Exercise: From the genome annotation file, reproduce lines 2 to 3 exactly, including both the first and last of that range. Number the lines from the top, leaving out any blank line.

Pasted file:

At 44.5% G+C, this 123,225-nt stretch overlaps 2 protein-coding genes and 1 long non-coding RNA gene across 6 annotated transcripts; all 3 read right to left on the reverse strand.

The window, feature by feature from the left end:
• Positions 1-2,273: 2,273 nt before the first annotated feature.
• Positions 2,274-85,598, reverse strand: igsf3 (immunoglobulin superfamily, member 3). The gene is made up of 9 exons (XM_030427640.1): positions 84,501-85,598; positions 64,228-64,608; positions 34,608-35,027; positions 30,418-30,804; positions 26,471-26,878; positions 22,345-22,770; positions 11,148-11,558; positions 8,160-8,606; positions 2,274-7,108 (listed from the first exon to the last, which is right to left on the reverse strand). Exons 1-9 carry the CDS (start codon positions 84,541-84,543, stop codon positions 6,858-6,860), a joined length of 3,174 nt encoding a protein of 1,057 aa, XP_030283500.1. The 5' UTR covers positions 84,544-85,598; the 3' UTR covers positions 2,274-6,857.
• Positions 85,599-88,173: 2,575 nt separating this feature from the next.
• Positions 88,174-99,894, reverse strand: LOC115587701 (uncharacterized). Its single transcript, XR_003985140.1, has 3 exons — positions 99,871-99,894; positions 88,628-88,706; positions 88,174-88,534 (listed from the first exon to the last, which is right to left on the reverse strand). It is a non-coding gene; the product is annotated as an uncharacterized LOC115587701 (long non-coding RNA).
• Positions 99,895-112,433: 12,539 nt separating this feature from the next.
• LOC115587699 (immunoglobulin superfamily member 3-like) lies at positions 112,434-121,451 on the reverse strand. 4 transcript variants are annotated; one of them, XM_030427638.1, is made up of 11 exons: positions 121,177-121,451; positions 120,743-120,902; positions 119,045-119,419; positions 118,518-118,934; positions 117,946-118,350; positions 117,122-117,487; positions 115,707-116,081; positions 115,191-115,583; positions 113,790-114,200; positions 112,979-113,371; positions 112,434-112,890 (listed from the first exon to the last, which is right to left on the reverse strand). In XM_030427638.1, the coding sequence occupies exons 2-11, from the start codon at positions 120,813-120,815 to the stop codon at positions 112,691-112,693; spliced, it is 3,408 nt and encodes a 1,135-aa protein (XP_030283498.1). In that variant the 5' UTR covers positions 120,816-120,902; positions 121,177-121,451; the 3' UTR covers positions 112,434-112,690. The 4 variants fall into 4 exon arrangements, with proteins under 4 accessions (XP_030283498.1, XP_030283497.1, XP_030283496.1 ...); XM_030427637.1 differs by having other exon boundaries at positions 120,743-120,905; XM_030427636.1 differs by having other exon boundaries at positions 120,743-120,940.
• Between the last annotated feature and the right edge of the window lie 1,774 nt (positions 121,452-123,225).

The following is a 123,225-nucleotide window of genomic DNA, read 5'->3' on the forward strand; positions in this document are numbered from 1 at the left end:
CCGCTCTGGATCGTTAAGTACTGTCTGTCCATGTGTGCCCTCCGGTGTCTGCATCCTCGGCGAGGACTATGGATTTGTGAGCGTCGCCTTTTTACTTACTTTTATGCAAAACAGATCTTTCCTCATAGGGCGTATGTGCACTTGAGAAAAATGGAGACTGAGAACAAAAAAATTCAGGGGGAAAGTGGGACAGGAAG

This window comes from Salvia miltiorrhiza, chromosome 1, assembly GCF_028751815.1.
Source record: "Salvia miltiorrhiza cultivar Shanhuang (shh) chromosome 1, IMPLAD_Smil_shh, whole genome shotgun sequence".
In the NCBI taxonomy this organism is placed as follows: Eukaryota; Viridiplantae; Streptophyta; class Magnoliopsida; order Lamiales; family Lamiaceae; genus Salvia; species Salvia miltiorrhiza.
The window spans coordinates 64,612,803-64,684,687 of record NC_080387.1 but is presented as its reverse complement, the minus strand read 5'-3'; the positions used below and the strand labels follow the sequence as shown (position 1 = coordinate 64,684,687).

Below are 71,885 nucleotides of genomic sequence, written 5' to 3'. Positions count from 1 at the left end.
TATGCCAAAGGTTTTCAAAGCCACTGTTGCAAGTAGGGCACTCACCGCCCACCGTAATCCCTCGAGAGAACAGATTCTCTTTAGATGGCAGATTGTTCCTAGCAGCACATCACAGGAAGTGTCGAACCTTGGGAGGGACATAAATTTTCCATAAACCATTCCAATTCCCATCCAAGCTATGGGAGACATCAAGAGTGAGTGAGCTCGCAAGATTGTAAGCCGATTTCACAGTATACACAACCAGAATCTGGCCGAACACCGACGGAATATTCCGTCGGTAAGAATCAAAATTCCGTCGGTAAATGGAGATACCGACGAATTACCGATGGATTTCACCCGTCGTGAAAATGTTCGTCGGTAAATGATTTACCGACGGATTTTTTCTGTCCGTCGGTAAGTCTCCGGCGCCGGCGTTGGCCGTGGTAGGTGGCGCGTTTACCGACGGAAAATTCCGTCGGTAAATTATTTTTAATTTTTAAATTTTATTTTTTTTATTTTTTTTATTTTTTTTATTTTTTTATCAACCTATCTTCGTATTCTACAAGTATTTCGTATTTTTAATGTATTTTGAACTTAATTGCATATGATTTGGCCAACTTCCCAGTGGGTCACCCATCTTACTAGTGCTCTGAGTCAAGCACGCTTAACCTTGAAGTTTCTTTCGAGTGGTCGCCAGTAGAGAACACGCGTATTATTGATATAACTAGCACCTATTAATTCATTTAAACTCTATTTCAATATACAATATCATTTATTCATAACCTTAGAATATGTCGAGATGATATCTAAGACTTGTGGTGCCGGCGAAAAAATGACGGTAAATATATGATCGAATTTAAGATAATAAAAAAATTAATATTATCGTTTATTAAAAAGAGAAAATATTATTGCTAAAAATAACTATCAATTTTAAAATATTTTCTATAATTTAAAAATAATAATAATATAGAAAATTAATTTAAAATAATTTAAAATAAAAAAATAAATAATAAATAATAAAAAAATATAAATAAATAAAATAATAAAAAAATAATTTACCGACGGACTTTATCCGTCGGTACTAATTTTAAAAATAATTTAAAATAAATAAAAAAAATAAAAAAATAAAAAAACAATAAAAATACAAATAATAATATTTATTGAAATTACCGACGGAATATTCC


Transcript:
The window, feature by feature from the left end:
• Positions 1-2,273: 2,273 nt before the first annotated feature.